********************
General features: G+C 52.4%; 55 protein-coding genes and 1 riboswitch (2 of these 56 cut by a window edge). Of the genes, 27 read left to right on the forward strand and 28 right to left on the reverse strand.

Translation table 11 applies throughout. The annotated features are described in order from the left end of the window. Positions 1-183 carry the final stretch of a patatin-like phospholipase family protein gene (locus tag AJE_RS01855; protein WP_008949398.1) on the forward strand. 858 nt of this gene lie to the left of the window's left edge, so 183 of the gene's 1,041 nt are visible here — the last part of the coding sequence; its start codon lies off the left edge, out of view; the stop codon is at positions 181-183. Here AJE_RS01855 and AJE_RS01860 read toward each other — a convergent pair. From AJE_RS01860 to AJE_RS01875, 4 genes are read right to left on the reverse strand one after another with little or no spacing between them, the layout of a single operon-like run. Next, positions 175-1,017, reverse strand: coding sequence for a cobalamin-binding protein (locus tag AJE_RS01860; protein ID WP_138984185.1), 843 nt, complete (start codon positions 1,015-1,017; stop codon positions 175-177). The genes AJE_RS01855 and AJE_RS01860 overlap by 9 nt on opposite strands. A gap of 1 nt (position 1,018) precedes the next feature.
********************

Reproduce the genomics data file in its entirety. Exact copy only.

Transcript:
General features: G+C 52.4%; 55 protein-coding genes and 1 riboswitch (2 of these 56 cut by a window edge). Of the genes, 27 read left to right on the forward strand and 28 right to left on the reverse strand.

Translation table 11 applies throughout. The annotated features are described in order from the left end of the window. Positions 1-183 carry the final stretch of a patatin-like phospholipase family protein gene (locus tag AJE_RS01855; protein WP_008949398.1) on the forward strand. 858 nt of this gene lie to the left of the window's left edge, so 183 of the gene's 1,041 nt are visible here — the last part of the coding sequence; its start codon lies off the left edge, out of view; the stop codon is at positions 181-183. Here AJE_RS01855 and AJE_RS01860 read toward each other — a convergent pair. From AJE_RS01860 to AJE_RS01875, 4 genes are read right to left on the reverse strand one after another with little or no spacing between them, the layout of a single operon-like run. Next, positions 175-1,017, reverse strand: coding sequence for a cobalamin-binding protein (locus tag AJE_RS01860; protein ID WP_138984185.1), 843 nt, complete (start codon positions 1,015-1,017; stop codon positions 175-177). The genes AJE_RS01855 and AJE_RS01860 overlap by 9 nt on opposite strands. A gap of 1 nt (position 1,018) precedes the next feature.